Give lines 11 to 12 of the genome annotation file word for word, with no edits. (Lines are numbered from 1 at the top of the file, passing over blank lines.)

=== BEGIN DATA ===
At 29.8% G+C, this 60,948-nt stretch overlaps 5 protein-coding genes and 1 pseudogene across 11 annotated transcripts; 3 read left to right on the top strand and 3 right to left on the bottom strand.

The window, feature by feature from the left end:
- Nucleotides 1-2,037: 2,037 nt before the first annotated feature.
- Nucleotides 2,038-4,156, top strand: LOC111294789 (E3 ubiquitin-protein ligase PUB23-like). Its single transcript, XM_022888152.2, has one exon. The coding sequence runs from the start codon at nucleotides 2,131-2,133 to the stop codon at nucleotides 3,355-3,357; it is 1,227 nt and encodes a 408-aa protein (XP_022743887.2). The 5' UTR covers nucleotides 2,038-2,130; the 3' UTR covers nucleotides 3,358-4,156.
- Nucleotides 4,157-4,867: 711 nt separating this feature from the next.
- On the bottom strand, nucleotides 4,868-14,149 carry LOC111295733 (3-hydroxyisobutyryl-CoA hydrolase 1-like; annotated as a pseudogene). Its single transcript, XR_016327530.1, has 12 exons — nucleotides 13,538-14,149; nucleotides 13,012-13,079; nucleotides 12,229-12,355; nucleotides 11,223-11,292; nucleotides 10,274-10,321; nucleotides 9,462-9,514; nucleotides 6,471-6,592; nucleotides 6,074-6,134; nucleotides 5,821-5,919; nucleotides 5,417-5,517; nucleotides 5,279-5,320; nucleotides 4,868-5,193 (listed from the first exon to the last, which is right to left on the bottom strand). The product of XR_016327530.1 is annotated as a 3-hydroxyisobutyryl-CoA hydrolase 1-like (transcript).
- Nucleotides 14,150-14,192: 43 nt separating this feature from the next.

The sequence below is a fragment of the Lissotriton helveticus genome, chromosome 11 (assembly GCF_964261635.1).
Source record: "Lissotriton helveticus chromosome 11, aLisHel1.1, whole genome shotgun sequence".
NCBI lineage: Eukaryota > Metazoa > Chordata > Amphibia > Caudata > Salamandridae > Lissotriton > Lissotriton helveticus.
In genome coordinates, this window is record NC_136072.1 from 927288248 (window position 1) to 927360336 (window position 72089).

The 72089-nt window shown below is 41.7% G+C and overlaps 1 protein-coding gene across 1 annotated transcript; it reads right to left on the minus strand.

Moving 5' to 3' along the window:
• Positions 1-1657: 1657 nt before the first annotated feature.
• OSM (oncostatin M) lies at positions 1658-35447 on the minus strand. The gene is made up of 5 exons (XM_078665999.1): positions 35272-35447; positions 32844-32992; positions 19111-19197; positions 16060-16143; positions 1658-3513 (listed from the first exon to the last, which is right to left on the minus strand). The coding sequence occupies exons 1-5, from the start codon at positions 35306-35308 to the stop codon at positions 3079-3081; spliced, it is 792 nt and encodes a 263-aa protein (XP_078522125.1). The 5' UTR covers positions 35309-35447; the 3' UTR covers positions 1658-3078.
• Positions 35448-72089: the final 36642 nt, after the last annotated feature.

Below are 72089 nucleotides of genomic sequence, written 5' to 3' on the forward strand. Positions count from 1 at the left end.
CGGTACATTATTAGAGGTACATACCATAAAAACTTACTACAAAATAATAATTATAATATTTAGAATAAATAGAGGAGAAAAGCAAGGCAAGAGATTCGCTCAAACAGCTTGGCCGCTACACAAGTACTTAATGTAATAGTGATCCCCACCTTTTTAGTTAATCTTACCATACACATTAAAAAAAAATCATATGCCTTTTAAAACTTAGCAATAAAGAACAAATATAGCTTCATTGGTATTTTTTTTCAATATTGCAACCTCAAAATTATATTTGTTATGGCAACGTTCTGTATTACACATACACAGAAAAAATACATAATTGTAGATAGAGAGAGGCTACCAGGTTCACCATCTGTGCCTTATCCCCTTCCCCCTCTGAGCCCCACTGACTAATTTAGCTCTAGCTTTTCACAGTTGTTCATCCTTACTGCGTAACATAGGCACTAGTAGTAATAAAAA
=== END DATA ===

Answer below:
In genome coordinates, this window is record NC_136072.1 from 927288248 (window position 1) to 927360336 (window position 72089).

The 72089-nt window shown below is 41.7% G+C and overlaps 1 protein-coding gene across 1 annotated transcript; it reads right to left on the minus strand.